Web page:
# ICSP + SST25VF016B + ATmega2560 Problem

We have designed a board that uses an ATMega2560 and wanted to have the option to do remote firmware updates (it has a Sim800C as well for getting the firmware files).

Therefore we've added an SST25VF016B memory module (to store the firmware) and coupled it with a Logic Level Converter (as Atmega is operating on 5V and the SST25VF016B at 3.3V).

Our schematic is the following:

The problem we are facing is that we cannot program the ATMega when the SST25VF016B is soldered on our board. After searching for a bit, I've found this Note from Atmel:

Shared Use of SPI Programming Lines If additional devices are connected to the ISP lines, the programmer must be protected from any device that may try to drive the lines, other than the AVR. This is important with the SPI bus, as it is similar to the ISP interface. Applying series resistors on the SPI lines, as depicted in Connecting the SPI Lines to the ISP Interface, is the easiest way to achieve this. Typically, the resistor value R can be of 330Ω. This enables to program all the devices through a minimal interface. However, if there are no special design considerations, then all the AVR devices will respond to the ISP instructions. The SPI clock lines should be separately provided (can be gated using jumpers or DIP switches) so that only one of the AVR devices receives SPI clock at a time. Other SPI lines (MOSI and MISO) can be shared. This method ensures that AVRs are separated from the programmer by the same protection resistors, since they are all held in RESET while the ISP reset line is activated. The ISP clock can be gated using jumpers or DIP switches. An alternate solution is to use multiple ISP interfaces, one for each device, all protected separately with series resistors.

Question is if anyone has done something similar and knows that it will work. Also, how could I use multiple ISP interfaces one for each device that is mentioned at the end ?

The bomb-proof method of doing this is as below

When programming via SPI (I'm assuming you're using AVR-ISP or the latest version of it to do the initial production programming), the unit is held in reset. So, this method isolates all SPI from the processor other than the programming unit.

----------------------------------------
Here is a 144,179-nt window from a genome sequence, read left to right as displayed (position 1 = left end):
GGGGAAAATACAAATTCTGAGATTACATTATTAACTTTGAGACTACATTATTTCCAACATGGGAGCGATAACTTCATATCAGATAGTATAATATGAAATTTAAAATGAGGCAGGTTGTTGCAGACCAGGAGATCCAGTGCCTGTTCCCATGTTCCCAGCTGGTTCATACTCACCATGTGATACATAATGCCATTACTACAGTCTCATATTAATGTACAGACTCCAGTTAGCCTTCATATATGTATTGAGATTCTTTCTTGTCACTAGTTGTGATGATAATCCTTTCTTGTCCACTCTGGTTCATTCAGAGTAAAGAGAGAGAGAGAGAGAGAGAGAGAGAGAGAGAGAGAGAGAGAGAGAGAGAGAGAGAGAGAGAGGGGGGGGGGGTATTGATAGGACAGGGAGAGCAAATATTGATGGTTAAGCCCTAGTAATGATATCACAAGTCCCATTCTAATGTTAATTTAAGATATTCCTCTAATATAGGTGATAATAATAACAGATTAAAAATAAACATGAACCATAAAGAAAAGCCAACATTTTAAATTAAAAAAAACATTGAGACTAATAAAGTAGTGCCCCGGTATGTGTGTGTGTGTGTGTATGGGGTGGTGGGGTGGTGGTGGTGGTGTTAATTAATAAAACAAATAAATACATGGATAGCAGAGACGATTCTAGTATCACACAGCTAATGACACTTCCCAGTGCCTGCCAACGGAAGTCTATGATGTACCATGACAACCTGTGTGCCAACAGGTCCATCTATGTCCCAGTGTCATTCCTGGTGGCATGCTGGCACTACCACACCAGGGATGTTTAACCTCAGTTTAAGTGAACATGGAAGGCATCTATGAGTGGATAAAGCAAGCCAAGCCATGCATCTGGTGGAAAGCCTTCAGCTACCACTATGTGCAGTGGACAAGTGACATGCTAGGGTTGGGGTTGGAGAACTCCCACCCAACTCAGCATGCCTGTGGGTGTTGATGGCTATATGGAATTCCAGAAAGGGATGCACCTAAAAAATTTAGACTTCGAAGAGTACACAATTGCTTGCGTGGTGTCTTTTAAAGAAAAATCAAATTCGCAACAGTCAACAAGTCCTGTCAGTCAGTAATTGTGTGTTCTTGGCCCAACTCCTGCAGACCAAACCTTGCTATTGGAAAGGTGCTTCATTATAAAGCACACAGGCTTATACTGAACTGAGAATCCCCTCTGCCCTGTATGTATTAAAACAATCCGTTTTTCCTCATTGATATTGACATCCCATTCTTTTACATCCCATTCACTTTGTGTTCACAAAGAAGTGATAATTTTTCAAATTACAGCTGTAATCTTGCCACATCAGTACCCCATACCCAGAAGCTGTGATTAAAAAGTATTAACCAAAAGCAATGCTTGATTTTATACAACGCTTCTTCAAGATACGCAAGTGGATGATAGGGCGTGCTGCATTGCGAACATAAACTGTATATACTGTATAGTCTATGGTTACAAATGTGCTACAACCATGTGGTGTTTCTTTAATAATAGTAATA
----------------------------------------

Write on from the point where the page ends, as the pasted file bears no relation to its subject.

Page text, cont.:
Be careful with the reset chip, I've been caught out by a push-pull output that takes control of the reset line and have got over that with an open drain device or a series resistor between output of reset chip and rest of the circuit.

You can use a 4053, doesn't have to be a 74HC.

• Thank you. I've now seeing that people suggest either what you said (multiplexer) or go with the resistors (as in the note from Atmel) – Lefteris Sep 26 '17 at 11:35
• I always used this version because units I designed could stand the extra 3 or 4p per unit for a super-cheap logic chip, but I believe the resistor method [usually] works too. – DiBosco Sep 26 '17 at 11:37
• Shouldn't the multiplexer controlled by the reset circuit ? – Lefteris Sep 26 '17 at 11:40
• Yes it should, let me fund a better schematic and replace that. Good spot. – DiBosco Sep 26 '17 at 11:43
• There you go, that's a better one. – DiBosco Sep 26 '17 at 11:50

The conflict arises from the permanent enable of the single driver for MISO which is facing towards the ATmega - you need to make that enable contextual on flash vs. ISP operation.

If the timing of your usual SPI cycle has the flash chip select low for the entire time that you are expecting a reply from the flash, then all you really need to do is:

1) Drive the /G4 enable from the ATmega's side chip select, ie PCO_53

2) Make sure that this and the chip select will be high during programming operations - for example, add a pullup resistor.

(It's typical to keep /CS low for the entire cycle, but a few parts allow you to take it high early and still complete the transfer, but this is rarely required so you can just make sure to keep it low until the end).

You should be able to try this with a fairly minor rework to your existing board - bend up pin 13 or cut the trace, jumper it to pin 9, fit a resistor somewhere.

• Thank you Chris. I've been told that this is the easiest solution and probably what I'm going to try at first. – Lefteris Sep 26 '17 at 17:47